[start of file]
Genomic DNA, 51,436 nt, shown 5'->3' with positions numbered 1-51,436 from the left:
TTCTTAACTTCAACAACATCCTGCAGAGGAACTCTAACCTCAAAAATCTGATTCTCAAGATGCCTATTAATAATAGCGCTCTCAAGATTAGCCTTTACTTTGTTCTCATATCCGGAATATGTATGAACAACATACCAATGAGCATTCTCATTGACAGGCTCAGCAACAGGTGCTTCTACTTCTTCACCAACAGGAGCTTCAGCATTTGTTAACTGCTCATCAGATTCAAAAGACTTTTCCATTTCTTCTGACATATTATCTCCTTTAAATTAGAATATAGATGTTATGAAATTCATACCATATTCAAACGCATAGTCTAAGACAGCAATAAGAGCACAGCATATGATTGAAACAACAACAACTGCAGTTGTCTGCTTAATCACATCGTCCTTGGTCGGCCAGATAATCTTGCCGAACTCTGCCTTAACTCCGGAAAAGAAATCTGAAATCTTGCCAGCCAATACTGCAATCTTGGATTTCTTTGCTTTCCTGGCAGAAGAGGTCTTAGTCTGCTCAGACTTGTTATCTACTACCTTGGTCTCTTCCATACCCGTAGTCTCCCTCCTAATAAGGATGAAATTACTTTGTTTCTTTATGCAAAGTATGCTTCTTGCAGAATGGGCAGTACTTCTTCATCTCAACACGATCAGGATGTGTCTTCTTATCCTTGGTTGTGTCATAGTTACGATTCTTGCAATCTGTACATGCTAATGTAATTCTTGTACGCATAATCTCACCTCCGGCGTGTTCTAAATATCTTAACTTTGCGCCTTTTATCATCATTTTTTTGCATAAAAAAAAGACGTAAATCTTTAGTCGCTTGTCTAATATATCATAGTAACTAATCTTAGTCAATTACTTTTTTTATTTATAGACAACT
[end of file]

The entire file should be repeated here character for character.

Genomic DNA, 51,436 nt, shown 5'->3' with positions numbered 1-51,436 from the left:
TTCTTAACTTCAACAACATCCTGCAGAGGAACTCTAACCTCAAAAATCTGATTCTCAAGATGCCTATTAATAATAGCGCTCTCAAGATTAGCCTTTACTTTGTTCTCATATCCGGAATATGTATGAACAACATACCAATGAGCATTCTCATTGACAGGCTCAGCAACAGGTGCTTCTACTTCTTCACCAACAGGAGCTTCAGCATTTGTTAACTGCTCATCAGATTCAAAAGACTTTTCCATTTCTTCTGACATATTATCTCCTTTAAATTAGAATATAGATGTTATGAAATTCATACCATATTCAAACGCATAGTCTAAGACAGCAATAAGAGCACAGCATATGATTGAAACAACAACAACTGCAGTTGTCTGCTTAATCACATCGTCCTTGGTCGGCCAGATAATCTTGCCGAACTCTGCCTTAACTCCGGAAAAGAAATCTGAAATCTTGCCAGCCAATACTGCAATCTTGGATTTCTTTGCTTTCCTGGCAGAAGAGGTCTTAGTCTGCTCAGACTTGTTATCTACTACCTTGGTCTCTTCCATACCCGTAGTCTCCCTCCTAATAAGGATGAAATTACTTTGTTTCTTTATGCAAAGTATGCTTCTTGCAGAATGGGCAGTACTTCTTCATCTCAACACGATCAGGATGTGTCTTCTTATCCTTGGTTGTGTCATAGTTACGATTCTTGCAATCTGTACATGCTAATGTAATTCTTGTACGCATAATCTCACCTCCGGCGTGTTCTAAATATCTTAACTTTGCGCCTTTTATCATCATTTTTTTGCATAAAAAAAAGACGTAAATCTTTAGTCGCTTGTCTAATATATCATAGTAACTAATCTTAGTCAATTACTTTTTTTATTTATAGACAACT